Wednesday, April 24, 2024

Record snows in the West

| March 13, 2023 1:06 AM

It was certainly a tale of two winters across the Inland Northwest. At the end of December of 2022, Coeur d’Alene had received 49.2 inches of snow at Cliff’s station. From Jan. 1 through Feb. 20, only 8.9 inches fell. Then, our second winter arrived with 25 inches of snow, including the recent storm total late last week of 11.7 inches.

Our seasonal snowfall total in Coeur d’Alene, as of the weekend, now stands at 83.1 inches. Our original prediction from last October was between 80-85 inches for Coeur d’Alene. Even though we are now going into a milder weather pattern that will likely provide more rain than snow, it’s possible that our final seasonal total could be close to 90 inches, compared to the normal of 69.8 inches.

The March snowfall total through the first 11 days is 16.8 inches. The snowiest March in recorded history for Coeur d’Alene was 31.2 inches back in 2008. According to Cliff’s records, 27.8 inches of snow fell in March of 1917 and 23.4 inches fell in March of 1915. With more than two weeks left this month, it’s possible that we could at least challenge the third-place March total of 23.4 inches.

The long-range computer models are showing the possibility of some additional snow, rather than rain, in the lower elevations in about 10 days or so. Also, we should continue to have additional storms move across the region through at least the end of the month. As of the weekend, Cliff has measured a total of 1.64 inches of rain and melted snow for March. The normal precipitation for this month is 2.6 inches, so with more storms expected, there is a very good chance we’ll end up with moisture totals for March well above that figure.

It’s almost hard to believe that we did not see a flake of snow in March of 2022. When it seemed that the winter season was over, Coeur d’Alene picked up over 10 inches of snow in April.

At the Spokane International Airport, the seasonal snowfall will finish above the average of 45.4 inches. As of the weekend, a total of 59 inches has fallen, including the record 4.8 inches last Friday. Their monthly snowfall total for March currently stands at 8.9 inches.

The recent storms have also produced a lot of snow in the higher mountains. At Lookout Pass, nearly 400 inches of snow has fallen at the summit since the beginning of the season. At the top of Silver Mountain, a total of about 250 inches of snow has fallen with 260 inches for the season at Schweitzer.

For this week, we’re going to lose some of that snow on the ground, especially in the lower elevations. On March 11, there was over 10 inches of snow on the ground at Cliff’s station in northwestern Coeur d’Alene. With the new pattern of rain and milder temperatures, along with occasional gusty southerly winds, the lower elevation snowpack will dwindle significantly. With the potential for rapid melting, we could be seeing many areas with local flooding due to the snowmelt.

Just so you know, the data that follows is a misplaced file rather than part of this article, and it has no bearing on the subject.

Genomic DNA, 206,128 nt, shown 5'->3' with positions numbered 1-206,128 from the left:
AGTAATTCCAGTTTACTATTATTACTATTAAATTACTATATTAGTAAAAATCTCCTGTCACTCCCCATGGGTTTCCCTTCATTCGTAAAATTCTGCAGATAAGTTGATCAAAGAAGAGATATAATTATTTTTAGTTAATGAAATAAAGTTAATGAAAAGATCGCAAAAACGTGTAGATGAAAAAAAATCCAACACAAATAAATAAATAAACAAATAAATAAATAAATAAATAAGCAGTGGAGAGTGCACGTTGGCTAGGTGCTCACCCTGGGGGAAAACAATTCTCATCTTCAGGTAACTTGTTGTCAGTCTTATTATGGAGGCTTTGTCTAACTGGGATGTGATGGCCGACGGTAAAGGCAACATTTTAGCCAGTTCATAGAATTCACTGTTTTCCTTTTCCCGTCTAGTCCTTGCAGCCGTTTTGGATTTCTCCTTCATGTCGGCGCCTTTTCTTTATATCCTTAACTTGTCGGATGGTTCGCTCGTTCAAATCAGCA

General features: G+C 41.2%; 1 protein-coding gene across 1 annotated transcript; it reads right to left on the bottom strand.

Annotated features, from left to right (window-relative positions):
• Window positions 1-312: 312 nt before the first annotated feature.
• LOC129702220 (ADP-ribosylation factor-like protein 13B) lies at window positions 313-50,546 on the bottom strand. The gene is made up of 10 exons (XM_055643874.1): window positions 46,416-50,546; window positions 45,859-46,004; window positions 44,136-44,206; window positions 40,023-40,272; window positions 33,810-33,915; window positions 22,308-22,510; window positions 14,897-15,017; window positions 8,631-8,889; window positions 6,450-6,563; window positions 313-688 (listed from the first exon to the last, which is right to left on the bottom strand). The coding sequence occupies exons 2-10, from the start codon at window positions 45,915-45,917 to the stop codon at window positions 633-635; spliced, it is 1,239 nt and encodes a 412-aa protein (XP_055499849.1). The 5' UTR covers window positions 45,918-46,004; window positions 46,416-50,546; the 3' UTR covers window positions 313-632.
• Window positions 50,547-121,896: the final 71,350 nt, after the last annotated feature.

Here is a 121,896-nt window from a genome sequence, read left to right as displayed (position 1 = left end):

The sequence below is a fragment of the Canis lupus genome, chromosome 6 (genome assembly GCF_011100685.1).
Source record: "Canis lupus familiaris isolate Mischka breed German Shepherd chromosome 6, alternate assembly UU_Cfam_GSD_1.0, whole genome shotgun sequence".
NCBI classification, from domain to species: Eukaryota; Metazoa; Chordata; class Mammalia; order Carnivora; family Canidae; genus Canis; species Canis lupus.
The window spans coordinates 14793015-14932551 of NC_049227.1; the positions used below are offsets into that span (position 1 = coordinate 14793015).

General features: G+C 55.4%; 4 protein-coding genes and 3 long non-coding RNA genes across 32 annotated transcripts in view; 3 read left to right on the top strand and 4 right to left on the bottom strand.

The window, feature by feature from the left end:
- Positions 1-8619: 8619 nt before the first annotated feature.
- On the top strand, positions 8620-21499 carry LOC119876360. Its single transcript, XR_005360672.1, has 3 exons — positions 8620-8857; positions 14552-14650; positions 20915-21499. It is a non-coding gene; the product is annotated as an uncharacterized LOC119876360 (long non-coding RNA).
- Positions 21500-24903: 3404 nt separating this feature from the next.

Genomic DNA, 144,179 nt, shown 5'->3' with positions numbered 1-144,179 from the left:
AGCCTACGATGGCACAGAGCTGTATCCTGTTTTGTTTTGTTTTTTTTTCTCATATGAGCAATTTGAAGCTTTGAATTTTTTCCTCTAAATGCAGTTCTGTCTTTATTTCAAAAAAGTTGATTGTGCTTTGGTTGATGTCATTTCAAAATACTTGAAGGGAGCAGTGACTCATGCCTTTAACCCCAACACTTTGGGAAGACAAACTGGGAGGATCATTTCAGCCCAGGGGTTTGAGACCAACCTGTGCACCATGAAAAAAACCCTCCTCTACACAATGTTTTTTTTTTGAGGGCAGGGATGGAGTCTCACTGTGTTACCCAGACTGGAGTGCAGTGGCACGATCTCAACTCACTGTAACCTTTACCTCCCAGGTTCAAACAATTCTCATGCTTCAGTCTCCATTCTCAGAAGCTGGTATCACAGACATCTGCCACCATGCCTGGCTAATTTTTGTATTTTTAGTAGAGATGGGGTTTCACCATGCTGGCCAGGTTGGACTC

In California, the “atmospheric river” of moisture has brought tremendous amounts of precipitation to the state, especially in the mountain locations all the way down in Southern California. Near Donner Pass, a mountain pass above 7,000 feet in the northern Sierra Nevada mountains, over 50 feet of snow has fallen for the season. I’ve seen recent photographs of plowed highways in that region that have snow on both sides of the road measuring at least 50 feet high.

In the San Francisco Bay Area, rare snows were reported earlier this month in some of the higher elevations of the hills to the east of the city. In the mountains of Southern California, rare blizzard warnings were also issued for many mountain locations. Amazing, over a record 12 feet of snow has fallen since March 1 over the mountains in San Bernardino County in the southern part of the Golden State.

Many mountain snowpack in California are over 200% of normal. While this is great news for the drought-stricken state, there is also the concern for major flooding. Residents in Lake Tahoe, Calif., are working fast to take off the many feet of snow on their roofs. Some longtime residents who have lived in or around Lake Tahoe for decades have stated that they have never seen snow like this. Also, if much of the precipitation early this week comes as rain rather than snow, then flooding could be a major issue.

Last Friday, President Joe Biden approved a state of emergency for California that was requested by Gov. Gavin Newsome. The federal assistance will be needed as additional moisture is expected over at least the next several weeks.

With the huge amounts of moisture in California, most reservoir levels are near 100% of normal. Most reservoirs in North Idaho also near 100% of normal. At Lake Coeur d’Alene, as of March 11, the reservoir was at approximately 90% of normal.

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Contact Randy Mann at